By Artur Kim

 Every year, iData’s team attends AAOS to get a pulse on the orthopedics industry, and 2019 in Las Vegas did not disappoint. The attendance was great, and our surgeon survey, conversations with clients and partners, and exploration of new technology will help guide our analyses in the coming year – especially when considering the important trends in robotic surgery.

60% of surgeons surveyed stated that robotics should become the standard of care”

 

Surgical Navigation & Robotic-Assisted Surgery

Over the last several years, the surgical navigation and robotic-assisted surgery space has experienced a tremendous amount of market development, including major mergers and acquisitions, FDA approval of next-generation devices and an overall increase in adoption of the technology across various medical specialties. Recent key events include Smith & Nephew’s acquisition of Brainlab’s orthopedic joint reconstruction business this month, Ethicon’s acquisition of Auris Health in February 2019, Medtronic acquisition of Mazor Robotics in December 2018, Stryker’s acquisition of Invuity in October 2018, Globus Medical’s acquisition of Nemaris in September 2018 and the list goes on almost indefinitely, depending on how far one explores. Naturally, surgical navigation and robotic-assisted surgery were at the forefront of this year’s AAOS.

Robotic-Assisted Surgery = Standard of Care?

Although robotics systems are used across a wide array of indications, in orthopedics they have primarily been used for joint replacement and spinal surgery procedures. Based on a global surgeon survey that iData conducted at the conference, there was a mixed opinion on whether or not robotic-assisted surgery should become the standard of care for various indications.

For total knee arthroplasty and partial knee arthroplasty, over 60% of surgeons surveyed stated that robotics should become the standard of care. Hip arthroplasty and spinal surgery were more divisive, without about a 50/50 split for each category. Based on these results, it should come as no surprise that leading orthopedic companies were focused on educating attendees on the clinical benefits of robotic-assisted surgery and the competitive advantages of their respective devices.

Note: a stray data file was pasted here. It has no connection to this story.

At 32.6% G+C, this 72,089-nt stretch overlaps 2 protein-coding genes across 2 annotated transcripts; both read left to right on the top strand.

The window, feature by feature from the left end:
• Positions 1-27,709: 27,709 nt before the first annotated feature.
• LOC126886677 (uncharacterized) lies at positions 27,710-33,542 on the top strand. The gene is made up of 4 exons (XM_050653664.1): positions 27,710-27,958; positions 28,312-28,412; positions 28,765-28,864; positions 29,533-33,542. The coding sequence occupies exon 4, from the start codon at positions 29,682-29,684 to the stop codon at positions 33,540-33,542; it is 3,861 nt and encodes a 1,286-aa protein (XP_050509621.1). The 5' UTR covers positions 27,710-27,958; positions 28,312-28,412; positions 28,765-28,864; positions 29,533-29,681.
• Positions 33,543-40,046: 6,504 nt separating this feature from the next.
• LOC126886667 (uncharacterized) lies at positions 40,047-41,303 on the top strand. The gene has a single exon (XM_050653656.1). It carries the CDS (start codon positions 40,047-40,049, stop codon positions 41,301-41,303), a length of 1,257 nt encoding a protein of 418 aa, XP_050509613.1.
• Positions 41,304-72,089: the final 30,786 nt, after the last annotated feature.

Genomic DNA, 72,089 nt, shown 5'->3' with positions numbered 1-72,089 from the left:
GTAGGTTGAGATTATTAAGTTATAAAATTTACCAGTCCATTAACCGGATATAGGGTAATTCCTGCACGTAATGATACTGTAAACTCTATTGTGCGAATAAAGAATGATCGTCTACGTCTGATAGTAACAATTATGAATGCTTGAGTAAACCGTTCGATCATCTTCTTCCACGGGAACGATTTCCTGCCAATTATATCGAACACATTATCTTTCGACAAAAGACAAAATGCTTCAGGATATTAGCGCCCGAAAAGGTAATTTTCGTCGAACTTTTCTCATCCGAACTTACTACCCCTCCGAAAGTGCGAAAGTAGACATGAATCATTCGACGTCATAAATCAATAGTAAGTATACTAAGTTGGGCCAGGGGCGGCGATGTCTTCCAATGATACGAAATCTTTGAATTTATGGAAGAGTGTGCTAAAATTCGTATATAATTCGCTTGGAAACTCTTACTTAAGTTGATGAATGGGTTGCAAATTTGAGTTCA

Current and Emerging Competition in Robotics-Orthopedics

Stryker’s booth was consistently busy with traffic, which can be largely attributed to the large display showcasing the Mako™ robotic-arm assisted surgery platform. Mako™ is the leading device in robotic-assisted orthopedic surgery and is indicated for total knee arthroplasty, partial knee arthroplasty and total hip arthroplasty. Stryker entered the robotics market in September 2013, through the acquisition of MAKO Surgical Group.

Smith & Nephew’s booth also attracted a lot of attention – it featured the NAVIO™ handheld robotic-assisted surgery platform, which is indicated for total knee arthroplasty and partial knee arthroplasty. Unlike Stryker’s Mako™ system, Smith & Nephew’s NAVIO™ is not limited to . Smith & Nephew entered the robotics market in October 2015, through the acquisition of Blue Belt Technologies.

Just a week before the conference, Corin announced its entrance into the robotics market through the acquisition of OMNI, which was the first company to offer a robotic-assisted system with a total knee arthroplasty. Corin and OMNI had a joint exhibit which highlighted the synergies between their individual product offerings, specifically the OMNIBotics® platform.

THINK Surgical is also another competitor in the joint replacement space, offering the TCAT™ TSolution One® system for hip arthroplasty. THINK’s devices also feature an application for total knee arthroplasty but it is not yet available in the United States.

Finally, there are some emerging competitors in the space as well. Zimmer Biomet entered the market through the acquisition of Medtech SA in July 2016 Following a preliminary limited launch, Zimmer Biomet expects the full U.S. launch of the ROSA® total knee application in the middle of 2019. Zimmer Biomet also plans to launch a ROSA® application for spinal surgery. DePuy Synthes acquired Orthotaxy back in February 2018 and has announced plans to develop robotic-assisted surgery application for total and partial knee arthroplasty, with an initial launch in 2020.

With so much activity in the surgical navigation and robotic-assisted surgery space, we are excited to see how much progress will be made by AAOS 2020 and what new devices, surgery applications and competitors will emerge in the upcoming years.